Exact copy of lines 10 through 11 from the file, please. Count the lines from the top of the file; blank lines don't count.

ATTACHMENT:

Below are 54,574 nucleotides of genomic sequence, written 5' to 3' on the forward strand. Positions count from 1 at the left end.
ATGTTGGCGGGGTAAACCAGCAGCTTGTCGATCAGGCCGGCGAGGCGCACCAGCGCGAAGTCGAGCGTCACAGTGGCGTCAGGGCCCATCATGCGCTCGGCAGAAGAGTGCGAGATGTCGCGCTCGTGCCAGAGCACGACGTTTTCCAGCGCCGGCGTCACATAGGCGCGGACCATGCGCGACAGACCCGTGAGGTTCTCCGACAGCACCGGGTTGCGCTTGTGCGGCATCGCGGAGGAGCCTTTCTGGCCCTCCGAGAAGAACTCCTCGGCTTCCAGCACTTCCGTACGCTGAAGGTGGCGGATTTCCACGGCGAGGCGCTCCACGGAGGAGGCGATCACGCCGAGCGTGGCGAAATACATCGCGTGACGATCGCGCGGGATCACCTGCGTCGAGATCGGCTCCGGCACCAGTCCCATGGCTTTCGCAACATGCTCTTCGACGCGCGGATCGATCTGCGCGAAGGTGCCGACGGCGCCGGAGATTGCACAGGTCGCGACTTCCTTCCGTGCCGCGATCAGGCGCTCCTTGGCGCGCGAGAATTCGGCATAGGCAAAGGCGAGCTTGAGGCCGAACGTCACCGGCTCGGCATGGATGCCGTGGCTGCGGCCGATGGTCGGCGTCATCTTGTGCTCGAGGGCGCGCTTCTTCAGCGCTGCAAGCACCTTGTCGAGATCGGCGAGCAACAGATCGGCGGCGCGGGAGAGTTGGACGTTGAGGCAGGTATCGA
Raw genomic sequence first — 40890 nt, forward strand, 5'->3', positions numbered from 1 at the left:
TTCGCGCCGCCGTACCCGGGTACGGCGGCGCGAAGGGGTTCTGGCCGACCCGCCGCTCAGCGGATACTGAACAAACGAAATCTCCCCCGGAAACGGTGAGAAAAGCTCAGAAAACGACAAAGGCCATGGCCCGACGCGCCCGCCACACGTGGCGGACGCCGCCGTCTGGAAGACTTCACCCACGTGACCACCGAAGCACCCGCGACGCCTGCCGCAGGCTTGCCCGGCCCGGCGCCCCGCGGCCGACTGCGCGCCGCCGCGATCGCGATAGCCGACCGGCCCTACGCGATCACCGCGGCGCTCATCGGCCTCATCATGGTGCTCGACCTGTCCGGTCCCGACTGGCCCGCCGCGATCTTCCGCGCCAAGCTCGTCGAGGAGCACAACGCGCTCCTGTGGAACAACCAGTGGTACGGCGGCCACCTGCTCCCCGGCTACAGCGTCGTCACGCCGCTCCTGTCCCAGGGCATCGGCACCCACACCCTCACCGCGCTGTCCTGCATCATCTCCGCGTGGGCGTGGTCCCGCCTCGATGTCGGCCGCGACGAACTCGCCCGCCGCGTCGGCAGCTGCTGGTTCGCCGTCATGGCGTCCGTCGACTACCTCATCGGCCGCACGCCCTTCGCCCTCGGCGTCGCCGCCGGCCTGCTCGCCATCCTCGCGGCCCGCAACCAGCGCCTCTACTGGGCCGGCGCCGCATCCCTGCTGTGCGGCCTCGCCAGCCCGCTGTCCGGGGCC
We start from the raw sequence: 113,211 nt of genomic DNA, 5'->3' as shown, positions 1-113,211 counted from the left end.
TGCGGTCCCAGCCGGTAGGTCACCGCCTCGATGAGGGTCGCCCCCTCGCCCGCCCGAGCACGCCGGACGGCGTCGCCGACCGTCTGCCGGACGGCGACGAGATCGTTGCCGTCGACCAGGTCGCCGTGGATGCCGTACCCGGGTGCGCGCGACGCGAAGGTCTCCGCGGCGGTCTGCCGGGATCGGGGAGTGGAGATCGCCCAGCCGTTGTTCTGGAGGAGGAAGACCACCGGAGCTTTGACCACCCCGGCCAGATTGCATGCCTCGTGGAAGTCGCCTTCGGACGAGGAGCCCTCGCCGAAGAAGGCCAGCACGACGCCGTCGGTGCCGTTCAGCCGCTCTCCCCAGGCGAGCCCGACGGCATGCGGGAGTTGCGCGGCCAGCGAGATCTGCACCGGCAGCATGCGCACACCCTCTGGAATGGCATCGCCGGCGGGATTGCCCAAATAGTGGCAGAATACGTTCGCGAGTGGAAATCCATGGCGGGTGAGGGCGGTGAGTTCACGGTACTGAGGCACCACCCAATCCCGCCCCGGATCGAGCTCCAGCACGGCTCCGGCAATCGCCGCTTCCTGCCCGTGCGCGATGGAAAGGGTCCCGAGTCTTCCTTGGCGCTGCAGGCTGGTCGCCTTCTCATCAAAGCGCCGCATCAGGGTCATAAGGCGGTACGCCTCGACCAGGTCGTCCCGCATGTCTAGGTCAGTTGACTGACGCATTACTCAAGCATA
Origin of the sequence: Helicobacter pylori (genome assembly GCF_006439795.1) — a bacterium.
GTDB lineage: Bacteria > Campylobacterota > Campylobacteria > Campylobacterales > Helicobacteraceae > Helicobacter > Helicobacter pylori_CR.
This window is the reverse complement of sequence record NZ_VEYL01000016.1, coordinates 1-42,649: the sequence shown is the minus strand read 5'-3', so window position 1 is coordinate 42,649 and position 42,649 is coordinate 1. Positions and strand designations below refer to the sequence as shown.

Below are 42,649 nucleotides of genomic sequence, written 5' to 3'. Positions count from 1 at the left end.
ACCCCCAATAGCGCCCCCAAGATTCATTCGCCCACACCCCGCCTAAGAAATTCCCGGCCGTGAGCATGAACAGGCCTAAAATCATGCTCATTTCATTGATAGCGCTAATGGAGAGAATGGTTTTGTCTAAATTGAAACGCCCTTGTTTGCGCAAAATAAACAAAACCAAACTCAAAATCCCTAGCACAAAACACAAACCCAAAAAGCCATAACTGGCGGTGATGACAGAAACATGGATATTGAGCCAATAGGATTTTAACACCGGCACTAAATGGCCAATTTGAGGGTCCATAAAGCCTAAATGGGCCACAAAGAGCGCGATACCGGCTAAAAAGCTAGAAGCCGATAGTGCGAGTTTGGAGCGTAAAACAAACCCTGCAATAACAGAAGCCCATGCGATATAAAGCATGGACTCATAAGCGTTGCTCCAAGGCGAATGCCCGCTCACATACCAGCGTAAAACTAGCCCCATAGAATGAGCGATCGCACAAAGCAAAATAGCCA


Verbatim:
Below are 42,649 nucleotides of genomic sequence, written 5' to 3'. Positions count from 1 at the left end.
ACCCCCAATAGCGCCCCCAAGATTCATTCGCCCACACCCCGCCTAAGAAATTCCCGGCCGTGAGCATGAACAGGCCTAAAATCATGCTCATTTCATTGATAGCGCTAATGGAGAGAATGGTTTTGTCTAAATTGAAACGCCCTTGTTTGCGCAAAATAAACAAAACCAAACTCAAAATCCCTAGCACAAAACACAAACCCAAAAAGCCATAACTGGCGGTGATGACAGAAACATGGATATTGAGCCAATAGGATTTTAACACCGGCACTAAATGGCCAATTTGAGGGTCCATAAAGCCTAAATGGGCCACAAAGAGCGCGATACCGGCTAAAAAGCTAGAAGCCGATAGTGCGAGTTTGGAGCGTAAAACAAACCCTGCAATAACAGAAGCCCATGCGATATAAAGCATGGACTCATAAGCGTTGCTCCAAGGCGAATGCCCGCTCACATACCAGCGTAAAACTAGCCCCATAGAATGAGCGATCGCACAAAGCAAAATAGCCA